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Wendy Peterson Case

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Problem Statement: Wendy Peterson is faced with the tough decision to supply Fred Wu with an assistant or lose him to a competitor. Peterson’s actions going forward could affect the other members of the office and alter the working relationship with Wu in the future.

Hypothesis 1: It may be possible that the Psychological Contract between Peterson and Wu may have been violated. Analysis: In “Note on Managing The Psychological Contract,” Measurement tools and Measurement By Objectives have the most direct impact on a Psychological Contract and Wu was always just “too busy”. In many instances, Wu violated the Psychological Contract by ignoring Peterson’s directives for using their in-house Measurement tool to log sales activity. Wu is very familiar with the tool, yet continuously disobeyed orders from Peterson. He also rarely attends their weekly pipeline meetings, stating he was networking. Again, Wu is just too busy. Wu also violated the contract when he decided not to show up for AccountBank’s marketing conference, which was a no-call, no-show. Staff are expected to volunteer their time and pass out materials, but Wu did not, leaving his team clueless on his whereabouts. His lack of communication to peers and his superiors is a problem.

Hypothesis2: It could be that the National Cultures are different between Peterson and Wu. Peterson is unable to “read” Wu and the choices he makes, further indicating Peterson’s misunderstanding of the cross-cultural differences. Wu’s Corporate Culture involves more face-to-face interaction such as meeting for breakfasts, luncheons and dinners to earn the respect of his Chinese clientele. Peterson is unaware of the Chinese Corporate Cultural norms, therefore doesn’t understand Wu’s direction or strategy. Furthermore, while serving his clients, he doesn’t believe Account Manager’s should handle his accounts without him being copied on all emails and communication; he’d rather fulfill their requests independently. Wu also reprinted business cards in Mandarin without the approval of Peterson so his Chinese clients can read them.

Hypothesis 3: It might be that Wu does not share the same Group or Social Identity as Peterson and the rest of the sales team. Analysis: Wu doesn’t have the same interests, values or social attitude as his team. One example is on casual Friday’s, he wears a suit when all other staff dresses down. When the team gets together for after-work drinks, he does not go. He rarely makes or receives phone calls at his desk, usually always in private. When his long-time friend visited, he didn’t introduce to his team, instead they left. Wu’s Social Identity isn’t necessarily wrong; it’s just different than the company culture currently in place at AccountBank. His identity aligns with his Chinese community, as he is on the Board for the Chinese Community Center and a Chinese School where his children attend.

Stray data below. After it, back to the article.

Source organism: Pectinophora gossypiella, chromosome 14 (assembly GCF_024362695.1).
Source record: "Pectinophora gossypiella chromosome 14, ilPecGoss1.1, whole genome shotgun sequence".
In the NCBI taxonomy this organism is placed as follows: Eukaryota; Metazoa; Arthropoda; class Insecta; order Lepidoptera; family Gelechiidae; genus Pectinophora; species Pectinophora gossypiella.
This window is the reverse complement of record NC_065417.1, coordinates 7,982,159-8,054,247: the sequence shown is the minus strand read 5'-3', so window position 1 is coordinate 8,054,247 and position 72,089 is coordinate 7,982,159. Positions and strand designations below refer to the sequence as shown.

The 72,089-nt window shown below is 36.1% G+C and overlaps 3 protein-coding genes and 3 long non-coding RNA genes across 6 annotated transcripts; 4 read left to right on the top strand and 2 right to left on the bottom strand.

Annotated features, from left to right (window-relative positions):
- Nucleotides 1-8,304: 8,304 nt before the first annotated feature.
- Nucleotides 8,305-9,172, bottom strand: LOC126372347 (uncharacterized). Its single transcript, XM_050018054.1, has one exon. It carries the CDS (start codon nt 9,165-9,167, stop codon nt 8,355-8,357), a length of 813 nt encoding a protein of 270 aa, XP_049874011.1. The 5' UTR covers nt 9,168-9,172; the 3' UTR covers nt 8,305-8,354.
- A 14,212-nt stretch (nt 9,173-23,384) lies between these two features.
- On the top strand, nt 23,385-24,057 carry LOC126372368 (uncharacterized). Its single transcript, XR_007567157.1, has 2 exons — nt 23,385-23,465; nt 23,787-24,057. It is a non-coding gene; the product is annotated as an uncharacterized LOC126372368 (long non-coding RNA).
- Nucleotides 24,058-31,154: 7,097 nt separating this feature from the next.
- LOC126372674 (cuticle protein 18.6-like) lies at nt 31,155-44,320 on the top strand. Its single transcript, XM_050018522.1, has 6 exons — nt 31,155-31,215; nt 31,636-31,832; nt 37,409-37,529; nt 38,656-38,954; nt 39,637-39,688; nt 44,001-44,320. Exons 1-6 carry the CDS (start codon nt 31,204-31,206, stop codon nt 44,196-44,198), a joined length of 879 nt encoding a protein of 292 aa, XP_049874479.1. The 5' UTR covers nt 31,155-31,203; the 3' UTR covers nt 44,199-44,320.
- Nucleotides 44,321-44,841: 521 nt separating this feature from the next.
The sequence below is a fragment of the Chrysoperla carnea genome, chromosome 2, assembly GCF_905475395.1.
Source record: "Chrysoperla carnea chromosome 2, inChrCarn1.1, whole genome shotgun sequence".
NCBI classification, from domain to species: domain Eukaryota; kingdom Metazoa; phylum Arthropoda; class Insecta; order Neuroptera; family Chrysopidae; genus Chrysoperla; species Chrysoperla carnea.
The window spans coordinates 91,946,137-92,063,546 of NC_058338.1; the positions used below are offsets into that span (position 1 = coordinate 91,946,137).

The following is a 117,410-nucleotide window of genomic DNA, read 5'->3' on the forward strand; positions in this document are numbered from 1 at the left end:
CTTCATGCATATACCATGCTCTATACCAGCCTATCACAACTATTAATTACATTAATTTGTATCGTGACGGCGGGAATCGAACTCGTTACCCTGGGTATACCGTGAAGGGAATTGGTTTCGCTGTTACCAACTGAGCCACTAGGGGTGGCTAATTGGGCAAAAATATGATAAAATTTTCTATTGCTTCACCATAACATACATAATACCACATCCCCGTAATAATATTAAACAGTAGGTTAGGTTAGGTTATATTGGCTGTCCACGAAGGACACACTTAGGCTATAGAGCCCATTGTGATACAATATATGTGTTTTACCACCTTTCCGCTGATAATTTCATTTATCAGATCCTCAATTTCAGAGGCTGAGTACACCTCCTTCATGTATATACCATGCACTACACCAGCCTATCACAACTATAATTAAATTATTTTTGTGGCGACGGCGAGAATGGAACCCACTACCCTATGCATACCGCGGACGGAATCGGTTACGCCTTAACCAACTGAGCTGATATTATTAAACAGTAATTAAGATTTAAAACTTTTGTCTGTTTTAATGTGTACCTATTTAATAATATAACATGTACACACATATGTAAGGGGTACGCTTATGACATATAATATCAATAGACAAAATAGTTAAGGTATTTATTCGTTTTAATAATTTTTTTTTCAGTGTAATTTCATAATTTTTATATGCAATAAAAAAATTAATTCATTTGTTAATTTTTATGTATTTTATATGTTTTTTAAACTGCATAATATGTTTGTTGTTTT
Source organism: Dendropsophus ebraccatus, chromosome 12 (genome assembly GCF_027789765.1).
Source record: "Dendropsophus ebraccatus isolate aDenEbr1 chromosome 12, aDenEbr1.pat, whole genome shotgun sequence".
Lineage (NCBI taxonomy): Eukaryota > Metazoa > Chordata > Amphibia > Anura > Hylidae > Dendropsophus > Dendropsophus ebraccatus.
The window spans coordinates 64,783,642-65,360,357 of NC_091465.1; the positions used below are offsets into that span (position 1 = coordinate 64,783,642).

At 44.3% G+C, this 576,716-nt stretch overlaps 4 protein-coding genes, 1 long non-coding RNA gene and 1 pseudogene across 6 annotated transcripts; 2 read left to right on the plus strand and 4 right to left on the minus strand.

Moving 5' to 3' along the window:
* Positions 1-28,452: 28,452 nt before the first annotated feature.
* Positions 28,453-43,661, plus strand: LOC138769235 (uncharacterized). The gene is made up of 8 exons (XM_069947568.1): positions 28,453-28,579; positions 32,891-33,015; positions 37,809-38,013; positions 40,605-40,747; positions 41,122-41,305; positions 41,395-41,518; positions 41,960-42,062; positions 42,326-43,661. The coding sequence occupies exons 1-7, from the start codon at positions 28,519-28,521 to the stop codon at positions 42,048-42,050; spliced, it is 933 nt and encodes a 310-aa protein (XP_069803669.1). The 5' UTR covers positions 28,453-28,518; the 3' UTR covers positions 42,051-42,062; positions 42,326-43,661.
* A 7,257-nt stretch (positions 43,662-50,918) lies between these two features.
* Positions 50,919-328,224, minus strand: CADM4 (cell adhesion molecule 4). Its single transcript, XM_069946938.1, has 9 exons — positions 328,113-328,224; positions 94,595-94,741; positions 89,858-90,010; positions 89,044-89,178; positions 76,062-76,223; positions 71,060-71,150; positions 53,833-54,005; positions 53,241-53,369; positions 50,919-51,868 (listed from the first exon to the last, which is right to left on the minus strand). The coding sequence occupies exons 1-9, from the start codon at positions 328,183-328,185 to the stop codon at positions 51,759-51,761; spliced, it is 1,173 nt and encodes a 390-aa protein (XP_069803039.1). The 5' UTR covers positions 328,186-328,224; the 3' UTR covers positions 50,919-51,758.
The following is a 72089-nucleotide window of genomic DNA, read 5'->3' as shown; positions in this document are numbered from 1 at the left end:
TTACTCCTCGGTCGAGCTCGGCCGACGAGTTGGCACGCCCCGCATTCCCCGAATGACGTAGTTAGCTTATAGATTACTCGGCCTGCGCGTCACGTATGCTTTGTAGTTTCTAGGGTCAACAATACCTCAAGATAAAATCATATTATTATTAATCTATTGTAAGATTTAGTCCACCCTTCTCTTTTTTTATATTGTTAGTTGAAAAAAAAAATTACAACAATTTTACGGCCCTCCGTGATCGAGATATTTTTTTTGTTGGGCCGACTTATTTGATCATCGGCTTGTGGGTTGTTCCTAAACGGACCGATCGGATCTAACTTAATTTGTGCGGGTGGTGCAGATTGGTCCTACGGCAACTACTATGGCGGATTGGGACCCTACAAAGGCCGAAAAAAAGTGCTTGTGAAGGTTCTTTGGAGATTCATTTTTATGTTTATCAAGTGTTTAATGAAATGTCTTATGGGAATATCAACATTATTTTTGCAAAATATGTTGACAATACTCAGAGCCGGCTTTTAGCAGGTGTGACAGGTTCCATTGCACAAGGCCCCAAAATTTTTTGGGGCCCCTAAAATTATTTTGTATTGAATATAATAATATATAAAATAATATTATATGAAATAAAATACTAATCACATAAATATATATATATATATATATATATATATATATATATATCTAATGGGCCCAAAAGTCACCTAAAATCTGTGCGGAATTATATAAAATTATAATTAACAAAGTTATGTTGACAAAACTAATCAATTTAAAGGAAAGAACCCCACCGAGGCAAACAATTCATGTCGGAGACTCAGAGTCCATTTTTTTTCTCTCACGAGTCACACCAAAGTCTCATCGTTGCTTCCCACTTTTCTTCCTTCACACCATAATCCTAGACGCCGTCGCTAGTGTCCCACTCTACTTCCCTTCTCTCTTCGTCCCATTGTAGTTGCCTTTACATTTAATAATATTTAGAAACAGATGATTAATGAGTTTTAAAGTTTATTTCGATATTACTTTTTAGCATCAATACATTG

Hypothesis 4: It could be possible that Peterson did not use the proper motivator when addressing Wu. Analysis: Peterson has a “one size fits all” mode of managing her team. Peterson uses the “drive to bond” form of motivation, which is well reflected in the article. When Peterson takes over the Plano office, she feels the salesforce is disengaged. To rectify the situation, Peterson organized group outings, sets up luncheons and mentoring programs for younger sales representatives to work with senior sales representatives in hopes of bonding her team. She even went so far as to require daily contact for updates and weekly pipeline meetings. While it seems the drive to bond did help motivate many employees, it did not seem to work for Wu.

Wu didn’t engage in inter-office birthday parties or other social events. Wu was initially motivated by the drive to comprehend, as he spent his first four months learning AccountBanks’s core business practices, arriving early and staying late on a regular basis. As time went on and Wu signed his first major account, Wu was motivated by the drive to defend. We can see this when Wu dismisses Petersons request to join him for a sales lunch. Wu’s desire to defend was also present with the handlings of his new account. Wu required all calls from this client to be forwarded to him and he was over supervising the account service team. During a welcome lunch for his new client, Wu only invited their VP of Operations and failed to invite other departmental executives. Wu had to translate for the VP and rushed him off after only a brief conversation. It is clear that the desire to bond that Peterson was using to motivate did not work with Wu.